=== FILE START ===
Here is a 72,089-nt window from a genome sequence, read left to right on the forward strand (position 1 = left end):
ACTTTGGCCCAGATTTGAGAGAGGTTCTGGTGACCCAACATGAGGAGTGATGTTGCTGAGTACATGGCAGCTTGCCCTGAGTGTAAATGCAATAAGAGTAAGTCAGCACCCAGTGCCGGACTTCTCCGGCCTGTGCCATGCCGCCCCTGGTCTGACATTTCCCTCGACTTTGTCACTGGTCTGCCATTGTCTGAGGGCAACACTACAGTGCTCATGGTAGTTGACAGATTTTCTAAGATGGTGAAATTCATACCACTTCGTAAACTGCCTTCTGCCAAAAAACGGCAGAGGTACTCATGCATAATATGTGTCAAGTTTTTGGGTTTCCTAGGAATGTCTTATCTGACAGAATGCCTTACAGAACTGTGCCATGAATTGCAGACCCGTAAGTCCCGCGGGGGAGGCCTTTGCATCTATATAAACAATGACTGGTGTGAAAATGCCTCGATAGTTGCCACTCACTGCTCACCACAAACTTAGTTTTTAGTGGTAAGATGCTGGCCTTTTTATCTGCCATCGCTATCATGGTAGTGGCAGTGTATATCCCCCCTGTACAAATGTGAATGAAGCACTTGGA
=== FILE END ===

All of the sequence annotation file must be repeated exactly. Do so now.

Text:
Here is a 72,089-nt window from a genome sequence, read left to right on the forward strand (position 1 = left end):
ACTTTGGCCCAGATTTGAGAGAGGTTCTGGTGACCCAACATGAGGAGTGATGTTGCTGAGTACATGGCAGCTTGCCCTGAGTGTAAATGCAATAAGAGTAAGTCAGCACCCAGTGCCGGACTTCTCCGGCCTGTGCCATGCCGCCCCTGGTCTGACATTTCCCTCGACTTTGTCACTGGTCTGCCATTGTCTGAGGGCAACACTACAGTGCTCATGGTAGTTGACAGATTTTCTAAGATGGTGAAATTCATACCACTTCGTAAACTGCCTTCTGCCAAAAAACGGCAGAGGTACTCATGCATAATATGTGTCAAGTTTTTGGGTTTCCTAGGAATGTCTTATCTGACAGAATGCCTTACAGAACTGTGCCATGAATTGCAGACCCGTAAGTCCCGCGGGGGAGGCCTTTGCATCTATATAAACAATGACTGGTGTGAAAATGCCTCGATAGTTGCCACTCACTGCTCACCACAAACTTAGTTTTTAGTGGTAAGATGCTGGCCTTTTTATCTGCCATCGCTATCATGGTAGTGGCAGTGTATATCCCCCCTGTACAAATGTGAATGAAGCACTTGGA